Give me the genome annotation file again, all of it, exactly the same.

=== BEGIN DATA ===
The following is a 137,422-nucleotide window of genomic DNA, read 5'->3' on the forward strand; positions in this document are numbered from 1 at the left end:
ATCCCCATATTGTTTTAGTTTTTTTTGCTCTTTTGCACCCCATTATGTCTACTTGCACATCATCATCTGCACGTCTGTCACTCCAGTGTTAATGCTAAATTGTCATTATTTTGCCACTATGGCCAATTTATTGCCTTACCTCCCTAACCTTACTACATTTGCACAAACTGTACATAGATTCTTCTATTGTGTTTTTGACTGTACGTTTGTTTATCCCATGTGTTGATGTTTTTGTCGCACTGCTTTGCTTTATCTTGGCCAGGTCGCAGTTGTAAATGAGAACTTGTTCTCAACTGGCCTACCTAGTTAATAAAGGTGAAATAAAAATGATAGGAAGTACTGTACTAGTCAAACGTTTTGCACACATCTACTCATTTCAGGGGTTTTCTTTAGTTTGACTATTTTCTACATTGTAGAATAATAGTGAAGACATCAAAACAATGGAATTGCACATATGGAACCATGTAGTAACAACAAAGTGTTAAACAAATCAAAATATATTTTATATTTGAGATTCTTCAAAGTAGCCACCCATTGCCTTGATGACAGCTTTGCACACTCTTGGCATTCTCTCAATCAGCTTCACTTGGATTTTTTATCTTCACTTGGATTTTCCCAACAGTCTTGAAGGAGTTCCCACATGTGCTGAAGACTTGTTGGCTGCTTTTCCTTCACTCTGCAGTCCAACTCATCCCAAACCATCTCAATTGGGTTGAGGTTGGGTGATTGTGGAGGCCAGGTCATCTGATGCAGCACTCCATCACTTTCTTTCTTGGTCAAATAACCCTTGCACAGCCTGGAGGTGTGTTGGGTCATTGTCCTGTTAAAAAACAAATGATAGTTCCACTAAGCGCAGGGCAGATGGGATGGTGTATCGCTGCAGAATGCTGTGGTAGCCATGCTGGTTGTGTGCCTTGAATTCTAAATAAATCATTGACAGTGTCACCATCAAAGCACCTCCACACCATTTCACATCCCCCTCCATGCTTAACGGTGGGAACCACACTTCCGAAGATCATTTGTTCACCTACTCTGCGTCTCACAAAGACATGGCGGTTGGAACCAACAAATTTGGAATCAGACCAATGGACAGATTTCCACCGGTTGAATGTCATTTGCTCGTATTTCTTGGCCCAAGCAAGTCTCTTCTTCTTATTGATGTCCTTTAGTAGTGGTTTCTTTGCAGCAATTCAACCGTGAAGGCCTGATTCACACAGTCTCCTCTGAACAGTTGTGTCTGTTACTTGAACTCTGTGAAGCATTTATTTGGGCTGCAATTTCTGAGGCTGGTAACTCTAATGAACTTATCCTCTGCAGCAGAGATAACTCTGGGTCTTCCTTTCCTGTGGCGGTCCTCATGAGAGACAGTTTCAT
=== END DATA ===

The following is a 137,422-nucleotide window of genomic DNA, read 5'->3' on the forward strand; positions in this document are numbered from 1 at the left end:
ATCCCCATATTGTTTTAGTTTTTTTTGCTCTTTTGCACCCCATTATGTCTACTTGCACATCATCATCTGCACGTCTGTCACTCCAGTGTTAATGCTAAATTGTCATTATTTTGCCACTATGGCCAATTTATTGCCTTACCTCCCTAACCTTACTACATTTGCACAAACTGTACATAGATTCTTCTATTGTGTTTTTGACTGTACGTTTGTTTATCCCATGTGTTGATGTTTTTGTCGCACTGCTTTGCTTTATCTTGGCCAGGTCGCAGTTGTAAATGAGAACTTGTTCTCAACTGGCCTACCTAGTTAATAAAGGTGAAATAAAAATGATAGGAAGTACTGTACTAGTCAAACGTTTTGCACACATCTACTCATTTCAGGGGTTTTCTTTAGTTTGACTATTTTCTACATTGTAGAATAATAGTGAAGACATCAAAACAATGGAATTGCACATATGGAACCATGTAGTAACAACAAAGTGTTAAACAAATCAAAATATATTTTATATTTGAGATTCTTCAAAGTAGCCACCCATTGCCTTGATGACAGCTTTGCACACTCTTGGCATTCTCTCAATCAGCTTCACTTGGATTTTTTATCTTCACTTGGATTTTCCCAACAGTCTTGAAGGAGTTCCCACATGTGCTGAAGACTTGTTGGCTGCTTTTCCTTCACTCTGCAGTCCAACTCATCCCAAACCATCTCAATTGGGTTGAGGTTGGGTGATTGTGGAGGCCAGGTCATCTGATGCAGCACTCCATCACTTTCTTTCTTGGTCAAATAACCCTTGCACAGCCTGGAGGTGTGTTGGGTCATTGTCCTGTTAAAAAACAAATGATAGTTCCACTAAGCGCAGGGCAGATGGGATGGTGTATCGCTGCAGAATGCTGTGGTAGCCATGCTGGTTGTGTGCCTTGAATTCTAAATAAATCATTGACAGTGTCACCATCAAAGCACCTCCACACCATTTCACATCCCCCTCCATGCTTAACGGTGGGAACCACACTTCCGAAGATCATTTGTTCACCTACTCTGCGTCTCACAAAGACATGGCGGTTGGAACCAACAAATTTGGAATCAGACCAATGGACAGATTTCCACCGGTTGAATGTCATTTGCTCGTATTTCTTGGCCCAAGCAAGTCTCTTCTTCTTATTGATGTCCTTTAGTAGTGGTTTCTTTGCAGCAATTCAACCGTGAAGGCCTGATTCACACAGTCTCCTCTGAACAGTTGTGTCTGTTACTTGAACTCTGTGAAGCATTTATTTGGGCTGCAATTTCTGAGGCTGGTAACTCTAATGAACTTATCCTCTGCAGCAGAGATAACTCTGGGTCTTCCTTTCCTGTGGCGGTCCTCATGAGAGACAGTTTCAT